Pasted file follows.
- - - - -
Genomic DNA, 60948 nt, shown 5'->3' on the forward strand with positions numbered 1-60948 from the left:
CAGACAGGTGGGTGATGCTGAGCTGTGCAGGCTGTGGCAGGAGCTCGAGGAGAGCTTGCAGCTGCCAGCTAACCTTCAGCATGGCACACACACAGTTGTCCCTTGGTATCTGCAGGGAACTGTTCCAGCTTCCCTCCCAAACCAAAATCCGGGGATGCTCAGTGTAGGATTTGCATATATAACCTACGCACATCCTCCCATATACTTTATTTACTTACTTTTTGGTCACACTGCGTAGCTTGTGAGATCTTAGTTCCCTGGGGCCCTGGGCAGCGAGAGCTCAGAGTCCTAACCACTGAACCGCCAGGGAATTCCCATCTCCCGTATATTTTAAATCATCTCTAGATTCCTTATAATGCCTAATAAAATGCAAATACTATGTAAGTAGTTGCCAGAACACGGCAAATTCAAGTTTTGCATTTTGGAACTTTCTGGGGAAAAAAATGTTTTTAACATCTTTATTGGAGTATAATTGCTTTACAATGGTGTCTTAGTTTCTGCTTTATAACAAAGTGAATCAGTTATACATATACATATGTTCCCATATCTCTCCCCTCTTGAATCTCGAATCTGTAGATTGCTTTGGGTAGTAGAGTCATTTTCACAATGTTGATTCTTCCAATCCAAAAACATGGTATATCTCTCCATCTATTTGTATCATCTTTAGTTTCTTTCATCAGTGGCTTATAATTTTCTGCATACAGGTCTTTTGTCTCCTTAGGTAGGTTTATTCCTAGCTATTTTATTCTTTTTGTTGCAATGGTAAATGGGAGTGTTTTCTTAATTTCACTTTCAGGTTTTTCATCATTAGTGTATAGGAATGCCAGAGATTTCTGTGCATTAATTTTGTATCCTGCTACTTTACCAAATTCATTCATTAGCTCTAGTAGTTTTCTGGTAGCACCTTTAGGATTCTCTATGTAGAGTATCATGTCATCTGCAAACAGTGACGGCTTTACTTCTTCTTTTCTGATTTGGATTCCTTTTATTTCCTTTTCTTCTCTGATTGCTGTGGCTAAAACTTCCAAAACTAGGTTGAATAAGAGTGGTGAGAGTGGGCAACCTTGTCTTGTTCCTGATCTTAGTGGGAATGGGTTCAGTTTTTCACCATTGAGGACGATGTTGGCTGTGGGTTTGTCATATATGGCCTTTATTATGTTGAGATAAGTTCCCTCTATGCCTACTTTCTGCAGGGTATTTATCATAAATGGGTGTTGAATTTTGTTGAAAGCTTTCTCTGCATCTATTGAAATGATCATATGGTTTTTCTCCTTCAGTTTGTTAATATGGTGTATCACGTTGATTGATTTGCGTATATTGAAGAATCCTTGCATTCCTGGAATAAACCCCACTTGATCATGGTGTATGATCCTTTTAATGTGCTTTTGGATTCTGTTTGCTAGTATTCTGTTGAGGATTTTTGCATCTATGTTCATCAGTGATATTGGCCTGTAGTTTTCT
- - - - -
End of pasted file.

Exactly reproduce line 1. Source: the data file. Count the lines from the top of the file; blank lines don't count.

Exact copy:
Genomic DNA, 60948 nt, shown 5'->3' on the forward strand with positions numbered 1-60948 from the left: